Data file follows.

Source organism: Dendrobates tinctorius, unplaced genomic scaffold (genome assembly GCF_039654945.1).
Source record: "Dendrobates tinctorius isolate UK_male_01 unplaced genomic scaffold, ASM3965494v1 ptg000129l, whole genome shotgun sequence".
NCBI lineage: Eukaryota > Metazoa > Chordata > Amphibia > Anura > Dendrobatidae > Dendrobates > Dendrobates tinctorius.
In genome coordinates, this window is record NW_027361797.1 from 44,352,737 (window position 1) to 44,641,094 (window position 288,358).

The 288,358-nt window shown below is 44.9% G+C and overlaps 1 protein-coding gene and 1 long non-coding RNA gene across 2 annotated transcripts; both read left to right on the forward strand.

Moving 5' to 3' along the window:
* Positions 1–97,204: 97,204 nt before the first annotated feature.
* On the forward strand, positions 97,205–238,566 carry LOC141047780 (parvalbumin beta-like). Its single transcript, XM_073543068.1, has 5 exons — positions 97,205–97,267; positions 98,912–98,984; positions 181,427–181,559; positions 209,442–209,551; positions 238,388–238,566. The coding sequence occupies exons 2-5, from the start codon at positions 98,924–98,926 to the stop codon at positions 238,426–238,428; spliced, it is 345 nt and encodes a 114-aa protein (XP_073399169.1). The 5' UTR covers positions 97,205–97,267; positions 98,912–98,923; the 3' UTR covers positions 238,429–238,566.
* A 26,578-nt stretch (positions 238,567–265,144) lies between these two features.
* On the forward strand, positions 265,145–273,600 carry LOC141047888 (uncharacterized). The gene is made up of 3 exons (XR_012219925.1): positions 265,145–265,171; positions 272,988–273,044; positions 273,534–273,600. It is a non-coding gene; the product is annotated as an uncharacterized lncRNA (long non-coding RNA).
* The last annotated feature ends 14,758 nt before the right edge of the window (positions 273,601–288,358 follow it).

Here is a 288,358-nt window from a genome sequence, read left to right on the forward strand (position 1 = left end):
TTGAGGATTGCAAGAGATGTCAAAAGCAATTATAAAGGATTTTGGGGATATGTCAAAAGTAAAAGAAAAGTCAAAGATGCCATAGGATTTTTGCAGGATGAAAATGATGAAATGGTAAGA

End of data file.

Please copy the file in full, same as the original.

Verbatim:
Source organism: Dendrobates tinctorius, unplaced genomic scaffold (genome assembly GCF_039654945.1).
Source record: "Dendrobates tinctorius isolate UK_male_01 unplaced genomic scaffold, ASM3965494v1 ptg000129l, whole genome shotgun sequence".
NCBI lineage: Eukaryota > Metazoa > Chordata > Amphibia > Anura > Dendrobatidae > Dendrobates > Dendrobates tinctorius.
In genome coordinates, this window is record NW_027361797.1 from 44,352,737 (window position 1) to 44,641,094 (window position 288,358).

The 288,358-nt window shown below is 44.9% G+C and overlaps 1 protein-coding gene and 1 long non-coding RNA gene across 2 annotated transcripts; both read left to right on the forward strand.

Moving 5' to 3' along the window:
* Positions 1–97,204: 97,204 nt before the first annotated feature.
* On the forward strand, positions 97,205–238,566 carry LOC141047780 (parvalbumin beta-like). Its single transcript, XM_073543068.1, has 5 exons — positions 97,205–97,267; positions 98,912–98,984; positions 181,427–181,559; positions 209,442–209,551; positions 238,388–238,566. The coding sequence occupies exons 2-5, from the start codon at positions 98,924–98,926 to the stop codon at positions 238,426–238,428; spliced, it is 345 nt and encodes a 114-aa protein (XP_073399169.1). The 5' UTR covers positions 97,205–97,267; positions 98,912–98,923; the 3' UTR covers positions 238,429–238,566.
* A 26,578-nt stretch (positions 238,567–265,144) lies between these two features.
* On the forward strand, positions 265,145–273,600 carry LOC141047888 (uncharacterized). The gene is made up of 3 exons (XR_012219925.1): positions 265,145–265,171; positions 272,988–273,044; positions 273,534–273,600. It is a non-coding gene; the product is annotated as an uncharacterized lncRNA (long non-coding RNA).
* The last annotated feature ends 14,758 nt before the right edge of the window (positions 273,601–288,358 follow it).

Here is a 288,358-nt window from a genome sequence, read left to right on the forward strand (position 1 = left end):
TTGAGGATTGCAAGAGATGTCAAAAGCAATTATAAAGGATTTTGGGGATATGTCAAAAGTAAAAGAAAAGTCAAAGATGCCATAGGATTTTTGCAGGATGAAAATGATGAAATGGTAAGA